Ofcom to make 170 redundancies

Ofcom will cut around 170 jobs as it looks to reduce spending over the next four years.

The media regulator aims to cut costs to deliver a 28.2% saving by 2015, as reported in its draft work programme for 2011/12 published today (7 January).

The spending reductions include a pay freeze, reducing market research activity, using fewer resources for technical studies and a full review of Ofcom’s major suppliers.

The cost-cutting exercise is in response to the review of public bodies, or quangos, announced by the coaltion Government last year in which it announced it would cull around 200 quangos and dramatically reduce budgets for those remaining.

Ofcom also outlined its five priorities for this year and next: promote effective and sustainable competition, promote the efficient use of public assets, help communications market to work for consumers, provide appropriate assurances to audiences on standards and contribute to and implement public policy defined by Parliament.

As part of its “promotion of effective and sustainable competition”, Ofcom aims to ensure fair and effective competition in the delivery of pay TV services and promote competition and investment in superfast broadband.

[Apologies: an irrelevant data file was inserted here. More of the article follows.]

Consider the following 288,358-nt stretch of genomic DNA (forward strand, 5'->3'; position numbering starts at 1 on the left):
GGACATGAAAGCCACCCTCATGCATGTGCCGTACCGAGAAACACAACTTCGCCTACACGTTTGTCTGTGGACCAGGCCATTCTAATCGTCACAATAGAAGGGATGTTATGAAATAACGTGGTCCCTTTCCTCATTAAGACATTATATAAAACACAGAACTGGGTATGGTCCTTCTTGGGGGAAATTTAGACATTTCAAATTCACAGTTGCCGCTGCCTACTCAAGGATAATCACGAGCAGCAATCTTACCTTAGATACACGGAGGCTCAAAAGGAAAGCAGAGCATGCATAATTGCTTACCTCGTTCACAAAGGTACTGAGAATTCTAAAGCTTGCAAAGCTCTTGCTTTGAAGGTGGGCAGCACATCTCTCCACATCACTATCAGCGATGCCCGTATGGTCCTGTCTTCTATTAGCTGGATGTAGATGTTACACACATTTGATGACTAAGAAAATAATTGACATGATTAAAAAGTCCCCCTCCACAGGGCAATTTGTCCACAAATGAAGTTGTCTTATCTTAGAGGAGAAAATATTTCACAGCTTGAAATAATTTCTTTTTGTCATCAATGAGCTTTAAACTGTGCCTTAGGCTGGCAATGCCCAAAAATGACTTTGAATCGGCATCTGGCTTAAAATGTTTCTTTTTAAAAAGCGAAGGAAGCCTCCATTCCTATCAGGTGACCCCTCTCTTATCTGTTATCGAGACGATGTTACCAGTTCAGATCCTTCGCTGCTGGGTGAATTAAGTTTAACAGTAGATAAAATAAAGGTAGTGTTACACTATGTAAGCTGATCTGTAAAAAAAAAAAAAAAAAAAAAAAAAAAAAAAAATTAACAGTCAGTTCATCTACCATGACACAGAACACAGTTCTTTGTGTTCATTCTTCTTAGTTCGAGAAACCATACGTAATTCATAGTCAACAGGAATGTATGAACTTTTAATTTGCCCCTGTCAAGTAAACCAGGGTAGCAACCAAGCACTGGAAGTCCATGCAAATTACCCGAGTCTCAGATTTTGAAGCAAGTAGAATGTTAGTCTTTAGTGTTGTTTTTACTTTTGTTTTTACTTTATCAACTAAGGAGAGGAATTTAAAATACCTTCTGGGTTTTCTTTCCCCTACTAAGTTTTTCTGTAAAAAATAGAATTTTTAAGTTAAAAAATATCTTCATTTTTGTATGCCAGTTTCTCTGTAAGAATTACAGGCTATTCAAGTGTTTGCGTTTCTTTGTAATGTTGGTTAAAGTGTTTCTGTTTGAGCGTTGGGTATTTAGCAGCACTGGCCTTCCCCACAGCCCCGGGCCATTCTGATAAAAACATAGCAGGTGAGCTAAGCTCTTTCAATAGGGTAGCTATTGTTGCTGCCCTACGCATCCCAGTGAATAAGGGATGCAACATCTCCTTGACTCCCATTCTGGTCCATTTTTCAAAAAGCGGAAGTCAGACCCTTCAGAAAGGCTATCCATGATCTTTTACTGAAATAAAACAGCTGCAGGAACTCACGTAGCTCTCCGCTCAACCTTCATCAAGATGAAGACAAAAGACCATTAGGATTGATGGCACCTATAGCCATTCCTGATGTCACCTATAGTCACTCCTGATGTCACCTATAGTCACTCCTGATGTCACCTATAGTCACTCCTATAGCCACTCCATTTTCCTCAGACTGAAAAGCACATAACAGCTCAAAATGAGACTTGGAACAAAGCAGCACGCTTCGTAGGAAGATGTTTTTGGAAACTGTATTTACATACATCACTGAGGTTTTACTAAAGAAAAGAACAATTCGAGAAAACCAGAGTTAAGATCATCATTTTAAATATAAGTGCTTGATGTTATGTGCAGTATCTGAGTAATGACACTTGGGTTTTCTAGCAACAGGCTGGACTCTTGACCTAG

Other priorities include ensuring telecommunications, broadband and pay TV providers deliver clear information in advertising on speeds and services to ensure customers make informed choices and can switch easily.

Ofcom will also adapt its regulatory approach in line with new technologies – such as mass-market internet TV and evolution of on-demand services – and will work with co-regulators such as the Association for Television On-Demand to develop its content regulation so it is fit for purpose.

In addition, Ofcom will contribute and implement public policy as defined by Parliament. This includes preparing the takeover of postal services regulator Postcomm, implementing provisions around copyright infringement and readying a report to the Government on licensing arrangements for Channels 3 and 5 when their licenses expire in 2014.

Ofcom’s draft work programme is subject to consultation and those wanting to submit any responses to the proposals must do so by 1 March.

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